Biblical Psychology Shines a Light on Personal Relationship with Jesus Christ
"The whole book is…a mere effort to arouse the average Christian worker to study the wealth of Scripture, and to become better equipped for dividing the Word of Truth." This simple ending to Biblical Psychology—one of the few books the author saw in print before his death in 1917 at age 43—represents the humble intentions and mighty effects of all the more than two dozen titles that now bear his name.
In the pioneering work of Biblical Psychology, Chambers looks deeply at the theology of the soul. Basing his teaching on the foundation that God created people as relational creatures, Chambers looks at the psychology of man's inner life and how he relates to God, to others, and to himself.
"According to the Bible, thinking exists in the heart, and that is the region with which the Spirit of God deals. We may take it as a general rule that Jesus Christ never answers any questions that spring from a person's head, because the questions which spring from our brains are always borrowed from some book we have read, or from someone we have heard speak; but the questions that spring from our hearts, the real problems that vex us, Jesus Christ answers those. The questions He came to deal with are those that spring from the implicit center. These problems may be difficult to state in words, but they are the problems Jesus Christ will solve."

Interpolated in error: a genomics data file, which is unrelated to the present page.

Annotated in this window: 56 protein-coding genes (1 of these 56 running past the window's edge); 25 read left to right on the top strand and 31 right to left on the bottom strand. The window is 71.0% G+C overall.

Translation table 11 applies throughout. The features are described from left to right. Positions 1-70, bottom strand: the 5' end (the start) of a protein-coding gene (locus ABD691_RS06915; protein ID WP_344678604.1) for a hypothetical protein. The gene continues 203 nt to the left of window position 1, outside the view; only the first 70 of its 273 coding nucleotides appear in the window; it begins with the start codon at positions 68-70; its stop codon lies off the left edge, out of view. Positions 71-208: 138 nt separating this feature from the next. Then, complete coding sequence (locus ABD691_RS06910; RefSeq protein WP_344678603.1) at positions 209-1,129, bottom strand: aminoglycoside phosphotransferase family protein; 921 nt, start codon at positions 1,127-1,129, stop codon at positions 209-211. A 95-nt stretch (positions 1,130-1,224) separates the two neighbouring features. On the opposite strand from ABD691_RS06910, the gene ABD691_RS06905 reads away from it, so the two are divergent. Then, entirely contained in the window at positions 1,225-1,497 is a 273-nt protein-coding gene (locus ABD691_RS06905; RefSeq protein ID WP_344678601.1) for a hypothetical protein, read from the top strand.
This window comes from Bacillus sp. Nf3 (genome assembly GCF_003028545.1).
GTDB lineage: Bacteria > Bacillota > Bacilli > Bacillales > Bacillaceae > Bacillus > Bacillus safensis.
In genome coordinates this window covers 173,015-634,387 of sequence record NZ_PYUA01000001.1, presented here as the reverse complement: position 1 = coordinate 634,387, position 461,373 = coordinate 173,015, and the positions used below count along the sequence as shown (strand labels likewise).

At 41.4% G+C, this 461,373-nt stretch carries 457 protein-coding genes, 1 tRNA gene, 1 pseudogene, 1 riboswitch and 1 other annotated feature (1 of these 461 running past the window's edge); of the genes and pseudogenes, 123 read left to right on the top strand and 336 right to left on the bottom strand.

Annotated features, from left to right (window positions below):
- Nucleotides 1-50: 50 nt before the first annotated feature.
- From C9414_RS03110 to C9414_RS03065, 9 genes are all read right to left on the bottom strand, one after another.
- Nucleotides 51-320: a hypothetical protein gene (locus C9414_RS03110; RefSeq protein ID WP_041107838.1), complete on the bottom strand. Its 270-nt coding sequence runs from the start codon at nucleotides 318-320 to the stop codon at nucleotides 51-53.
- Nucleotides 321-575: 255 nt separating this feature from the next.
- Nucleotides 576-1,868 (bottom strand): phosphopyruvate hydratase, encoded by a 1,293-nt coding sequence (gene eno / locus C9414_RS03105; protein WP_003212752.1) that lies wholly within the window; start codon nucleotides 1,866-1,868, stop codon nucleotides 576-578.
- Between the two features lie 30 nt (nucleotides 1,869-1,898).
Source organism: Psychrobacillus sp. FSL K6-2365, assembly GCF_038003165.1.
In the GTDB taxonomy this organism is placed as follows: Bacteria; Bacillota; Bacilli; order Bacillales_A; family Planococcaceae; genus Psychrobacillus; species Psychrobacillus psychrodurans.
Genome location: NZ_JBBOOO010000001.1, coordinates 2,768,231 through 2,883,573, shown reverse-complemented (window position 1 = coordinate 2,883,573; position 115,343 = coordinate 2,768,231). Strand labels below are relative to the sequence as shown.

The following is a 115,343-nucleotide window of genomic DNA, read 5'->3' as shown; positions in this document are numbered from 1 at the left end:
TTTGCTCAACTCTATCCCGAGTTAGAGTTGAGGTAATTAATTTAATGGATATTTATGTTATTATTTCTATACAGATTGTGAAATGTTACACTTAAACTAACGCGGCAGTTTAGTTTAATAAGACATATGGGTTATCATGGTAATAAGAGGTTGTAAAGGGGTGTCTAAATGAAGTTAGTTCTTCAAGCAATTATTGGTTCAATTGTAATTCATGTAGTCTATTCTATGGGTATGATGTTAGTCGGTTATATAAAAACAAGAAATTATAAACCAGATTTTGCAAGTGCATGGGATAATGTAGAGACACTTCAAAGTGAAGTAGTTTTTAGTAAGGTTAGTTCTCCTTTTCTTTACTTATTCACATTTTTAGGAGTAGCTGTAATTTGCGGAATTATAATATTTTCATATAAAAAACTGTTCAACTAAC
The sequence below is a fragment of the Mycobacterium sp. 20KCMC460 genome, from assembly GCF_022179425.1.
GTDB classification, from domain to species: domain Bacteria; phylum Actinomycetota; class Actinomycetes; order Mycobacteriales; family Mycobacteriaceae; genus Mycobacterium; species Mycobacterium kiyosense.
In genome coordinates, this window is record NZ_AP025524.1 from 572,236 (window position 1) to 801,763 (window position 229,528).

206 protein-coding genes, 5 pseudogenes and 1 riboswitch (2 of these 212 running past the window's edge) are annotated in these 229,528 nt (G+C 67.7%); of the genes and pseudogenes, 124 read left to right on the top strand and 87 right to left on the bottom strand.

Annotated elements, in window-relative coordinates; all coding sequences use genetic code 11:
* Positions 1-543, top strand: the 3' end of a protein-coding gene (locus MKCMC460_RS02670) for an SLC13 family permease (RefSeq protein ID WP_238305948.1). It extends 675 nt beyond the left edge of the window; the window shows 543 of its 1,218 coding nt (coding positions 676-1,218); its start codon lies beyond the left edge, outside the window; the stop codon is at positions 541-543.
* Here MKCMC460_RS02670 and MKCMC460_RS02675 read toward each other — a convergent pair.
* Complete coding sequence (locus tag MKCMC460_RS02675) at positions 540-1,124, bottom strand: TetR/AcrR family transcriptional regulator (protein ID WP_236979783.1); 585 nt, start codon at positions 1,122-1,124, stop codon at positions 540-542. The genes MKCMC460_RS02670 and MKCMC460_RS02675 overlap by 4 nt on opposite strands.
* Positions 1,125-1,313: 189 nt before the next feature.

Oswald Chambers, Biblical Psychology
He explores the moral dilemmas and emotional complexities Christians face as they try to reconcile their faith with a world full of fear, anger, shame, and selfishness; and he offers scriptural answers for these struggles. In Biblical Psychology, we see Chambers' acute mind at work, sorting through Scripture and what God reveals there about the heart, soul, and spirit of people, and the effect redemption has on us and our relationship to God.